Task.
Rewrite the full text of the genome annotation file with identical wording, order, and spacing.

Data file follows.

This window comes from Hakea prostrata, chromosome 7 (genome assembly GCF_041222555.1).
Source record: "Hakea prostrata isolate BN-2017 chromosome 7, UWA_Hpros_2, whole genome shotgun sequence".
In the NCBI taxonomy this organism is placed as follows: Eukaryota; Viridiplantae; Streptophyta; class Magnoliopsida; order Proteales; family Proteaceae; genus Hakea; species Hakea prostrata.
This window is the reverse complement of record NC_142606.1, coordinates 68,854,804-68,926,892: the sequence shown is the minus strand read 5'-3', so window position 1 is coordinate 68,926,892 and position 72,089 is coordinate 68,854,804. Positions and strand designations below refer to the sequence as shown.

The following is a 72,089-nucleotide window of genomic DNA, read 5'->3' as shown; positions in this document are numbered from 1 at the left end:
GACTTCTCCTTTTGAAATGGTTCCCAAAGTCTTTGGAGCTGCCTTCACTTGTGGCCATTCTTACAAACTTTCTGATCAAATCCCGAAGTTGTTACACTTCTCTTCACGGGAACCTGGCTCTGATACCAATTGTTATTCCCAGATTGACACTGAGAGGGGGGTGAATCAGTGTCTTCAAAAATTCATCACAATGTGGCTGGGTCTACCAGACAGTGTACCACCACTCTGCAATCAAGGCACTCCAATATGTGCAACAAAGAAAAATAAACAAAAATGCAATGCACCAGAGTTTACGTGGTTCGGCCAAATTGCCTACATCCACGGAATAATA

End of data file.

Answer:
This window comes from Hakea prostrata, chromosome 7 (genome assembly GCF_041222555.1).
Source record: "Hakea prostrata isolate BN-2017 chromosome 7, UWA_Hpros_2, whole genome shotgun sequence".
In the NCBI taxonomy this organism is placed as follows: Eukaryota; Viridiplantae; Streptophyta; class Magnoliopsida; order Proteales; family Proteaceae; genus Hakea; species Hakea prostrata.
This window is the reverse complement of record NC_142606.1, coordinates 68,854,804-68,926,892: the sequence shown is the minus strand read 5'-3', so window position 1 is coordinate 68,926,892 and position 72,089 is coordinate 68,854,804. Positions and strand designations below refer to the sequence as shown.

The following is a 72,089-nucleotide window of genomic DNA, read 5'->3' as shown; positions in this document are numbered from 1 at the left end:
GACTTCTCCTTTTGAAATGGTTCCCAAAGTCTTTGGAGCTGCCTTCACTTGTGGCCATTCTTACAAACTTTCTGATCAAATCCCGAAGTTGTTACACTTCTCTTCACGGGAACCTGGCTCTGATACCAATTGTTATTCCCAGATTGACACTGAGAGGGGGGTGAATCAGTGTCTTCAAAAATTCATCACAATGTGGCTGGGTCTACCAGACAGTGTACCACCACTCTGCAATCAAGGCACTCCAATATGTGCAACAAAGAAAAATAAACAAAAATGCAATGCACCAGAGTTTACGTGGTTCGGCCAAATTGCCTACATCCACGGAATAATA